Thursday, September 8, 2016

"Nones," Leave Christianity, Religious Affiliation

A 2014 Pew Study says that 23% of the U.S. adults have no religious affiliation. But of these, 61% confess a belief in a higher power or God. These people are called "nones." It shows that "nones" are becoming more secular. Atheists and agnostics are in this group too. The designation comes from the none of the above category in the polls.

John T. Elson wrote the Time article "Is God Dead?' 50 years ago. He said that some seminaries and churches were dispensing with the concept of God as divine. But when the mystical is left out of the God equation, what is really left of God?

That's not to say that he believed God was dead. He coordinated a huge amount of research before he write the article. The 6-page article covered theological disputations and how some people's faith had changed.

 Reasons People Leave Christianity

Opulence erodes the feeling and thought of needing God and church. Riches, being comfortable, these things can be a distraction for people. This is why Jesus told the young man that told him he had obeyed the commandments from his youth to sell his stuff and give the money to the poor and follow him. The young man walked away sad. His heart was attached to his money.

Some people can handle money and put it in perspective better than others. Jesus knew that young man couldn't do it.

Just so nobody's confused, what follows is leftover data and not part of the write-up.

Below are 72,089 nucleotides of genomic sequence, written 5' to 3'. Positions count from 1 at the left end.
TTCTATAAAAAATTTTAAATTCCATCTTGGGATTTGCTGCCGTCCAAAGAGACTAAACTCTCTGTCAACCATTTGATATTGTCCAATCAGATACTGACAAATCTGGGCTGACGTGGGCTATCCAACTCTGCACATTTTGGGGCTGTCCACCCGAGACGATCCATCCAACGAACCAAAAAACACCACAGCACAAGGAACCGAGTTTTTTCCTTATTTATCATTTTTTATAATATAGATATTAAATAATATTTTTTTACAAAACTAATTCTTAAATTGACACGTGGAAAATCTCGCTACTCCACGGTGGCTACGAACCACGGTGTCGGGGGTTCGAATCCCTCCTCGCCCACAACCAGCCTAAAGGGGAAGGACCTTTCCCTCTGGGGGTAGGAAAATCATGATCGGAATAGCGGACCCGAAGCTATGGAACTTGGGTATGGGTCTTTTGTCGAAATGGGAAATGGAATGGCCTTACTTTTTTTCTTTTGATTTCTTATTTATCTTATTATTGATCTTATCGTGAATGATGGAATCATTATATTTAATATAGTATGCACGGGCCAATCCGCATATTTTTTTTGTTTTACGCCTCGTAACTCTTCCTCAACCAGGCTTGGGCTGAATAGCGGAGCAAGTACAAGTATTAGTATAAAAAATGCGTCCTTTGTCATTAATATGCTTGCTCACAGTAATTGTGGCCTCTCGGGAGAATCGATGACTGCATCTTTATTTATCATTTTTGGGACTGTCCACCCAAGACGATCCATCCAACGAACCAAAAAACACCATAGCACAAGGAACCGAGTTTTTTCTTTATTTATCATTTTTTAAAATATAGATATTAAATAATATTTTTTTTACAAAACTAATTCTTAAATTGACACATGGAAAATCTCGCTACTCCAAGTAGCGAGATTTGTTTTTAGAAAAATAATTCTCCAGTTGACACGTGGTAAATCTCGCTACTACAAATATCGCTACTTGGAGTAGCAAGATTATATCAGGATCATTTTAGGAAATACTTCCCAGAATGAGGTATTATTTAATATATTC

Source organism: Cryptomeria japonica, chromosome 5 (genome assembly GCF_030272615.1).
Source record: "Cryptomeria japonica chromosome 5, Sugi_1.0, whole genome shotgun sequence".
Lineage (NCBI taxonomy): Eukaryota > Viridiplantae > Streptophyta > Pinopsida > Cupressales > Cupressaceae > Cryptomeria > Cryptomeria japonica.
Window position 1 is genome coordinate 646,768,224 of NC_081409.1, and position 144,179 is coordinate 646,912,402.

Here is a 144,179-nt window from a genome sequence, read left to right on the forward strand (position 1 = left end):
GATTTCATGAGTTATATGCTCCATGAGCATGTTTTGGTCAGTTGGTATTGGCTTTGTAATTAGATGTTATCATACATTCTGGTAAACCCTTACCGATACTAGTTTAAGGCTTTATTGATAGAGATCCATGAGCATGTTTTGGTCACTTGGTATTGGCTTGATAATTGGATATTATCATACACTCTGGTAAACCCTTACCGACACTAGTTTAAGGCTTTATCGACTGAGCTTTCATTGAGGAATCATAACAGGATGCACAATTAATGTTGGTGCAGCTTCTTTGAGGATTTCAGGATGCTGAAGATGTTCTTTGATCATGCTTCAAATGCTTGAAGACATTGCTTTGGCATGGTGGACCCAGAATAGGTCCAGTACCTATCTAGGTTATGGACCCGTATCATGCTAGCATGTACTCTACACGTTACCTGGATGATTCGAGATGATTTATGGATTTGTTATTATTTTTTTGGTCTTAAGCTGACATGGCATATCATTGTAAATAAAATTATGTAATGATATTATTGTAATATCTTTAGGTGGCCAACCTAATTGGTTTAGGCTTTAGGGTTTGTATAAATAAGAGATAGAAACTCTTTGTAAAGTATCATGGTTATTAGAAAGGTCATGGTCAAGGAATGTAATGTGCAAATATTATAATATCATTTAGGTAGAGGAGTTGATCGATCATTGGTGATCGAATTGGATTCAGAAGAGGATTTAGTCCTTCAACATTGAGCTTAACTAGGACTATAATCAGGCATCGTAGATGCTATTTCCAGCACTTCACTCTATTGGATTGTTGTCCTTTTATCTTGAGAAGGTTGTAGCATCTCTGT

Some people have left because because they find it boring. Others because they say a church has become too flashy. Some can't put science and faith together and see they don't contradict each other.

I think we have to look into and beyond these reasons to conclude that we want to know God and that faith is important in our lives.

Dwight Longenecker posits in his article "American Atheistic Materialism: A Creed of Despair"  that materialists are left with just material reality, whereas, Christians have the material and the spiritual because the beauty of nature, all of God's creation and the magnificence  of God are theirs.

He goes on to say that what people need isn't the drive to make church more socially relevant, but returning to the deeper spiritual meaning. This is what people are hungry for.

Dwight Longenecker is quoted below from his article "American Atheistic Materialism: A Creed of Despair."

"return to mysticism and monasticism, contemplation, prophecy, poetry and prayer. Only then will the metaphysical well up within the physical, and only then will we turn from materialistic atheism—not by force of argument, but by the irresistible experience of beauty."

There are still more reasons why people leave church, but the dominant materialism of the U.S.A.  is certainly a prominent one. Longenecker is correct that it is a philosophy of despair. As he said everything alive in the material world will die and decay is its destiny, with only that to look forward to despair is inevitable, even if people try to hold back despair by more gain and fun.

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